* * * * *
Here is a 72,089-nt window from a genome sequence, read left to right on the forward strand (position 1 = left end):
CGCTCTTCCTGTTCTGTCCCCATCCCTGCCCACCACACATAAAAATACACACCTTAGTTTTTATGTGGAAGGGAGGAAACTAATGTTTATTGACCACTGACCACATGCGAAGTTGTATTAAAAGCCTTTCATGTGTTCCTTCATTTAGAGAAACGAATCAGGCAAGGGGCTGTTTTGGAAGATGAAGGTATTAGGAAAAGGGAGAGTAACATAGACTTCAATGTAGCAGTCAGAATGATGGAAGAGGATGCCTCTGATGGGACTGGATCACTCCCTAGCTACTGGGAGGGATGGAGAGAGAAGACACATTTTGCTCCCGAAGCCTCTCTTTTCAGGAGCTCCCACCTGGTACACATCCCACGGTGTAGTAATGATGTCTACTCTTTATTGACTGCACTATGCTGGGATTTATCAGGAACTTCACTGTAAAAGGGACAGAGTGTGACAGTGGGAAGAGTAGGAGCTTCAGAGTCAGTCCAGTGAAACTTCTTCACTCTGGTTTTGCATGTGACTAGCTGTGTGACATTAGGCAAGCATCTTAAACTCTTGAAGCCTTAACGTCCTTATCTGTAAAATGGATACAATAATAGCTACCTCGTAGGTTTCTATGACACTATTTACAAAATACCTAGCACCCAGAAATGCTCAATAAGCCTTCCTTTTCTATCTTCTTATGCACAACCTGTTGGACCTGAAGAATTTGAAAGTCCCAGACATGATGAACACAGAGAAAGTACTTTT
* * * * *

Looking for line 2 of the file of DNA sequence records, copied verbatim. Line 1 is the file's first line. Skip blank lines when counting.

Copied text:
CGCTCTTCCTGTTCTGTCCCCATCCCTGCCCACCACACATAAAAATACACACCTTAGTTTTTATGTGGAAGGGAGGAAACTAATGTTTATTGACCACTGACCACATGCGAAGTTGTATTAAAAGCCTTTCATGTGTTCCTTCATTTAGAGAAACGAATCAGGCAAGGGGCTGTTTTGGAAGATGAAGGTATTAGGAAAAGGGAGAGTAACATAGACTTCAATGTAGCAGTCAGAATGATGGAAGAGGATGCCTCTGATGGGACTGGATCACTCCCTAGCTACTGGGAGGGATGGAGAGAGAAGACACATTTTGCTCCCGAAGCCTCTCTTTTCAGGAGCTCCCACCTGGTACACATCCCACGGTGTAGTAATGATGTCTACTCTTTATTGACTGCACTATGCTGGGATTTATCAGGAACTTCACTGTAAAAGGGACAGAGTGTGACAGTGGGAAGAGTAGGAGCTTCAGAGTCAGTCCAGTGAAACTTCTTCACTCTGGTTTTGCATGTGACTAGCTGTGTGACATTAGGCAAGCATCTTAAACTCTTGAAGCCTTAACGTCCTTATCTGTAAAATGGATACAATAATAGCTACCTCGTAGGTTTCTATGACACTATTTACAAAATACCTAGCACCCAGAAATGCTCAATAAGCCTTCCTTTTCTATCTTCTTATGCACAACCTGTTGGACCTGAAGAATTTGAAAGTCCCAGACATGATGAACACAGAGAAAGTACTTTT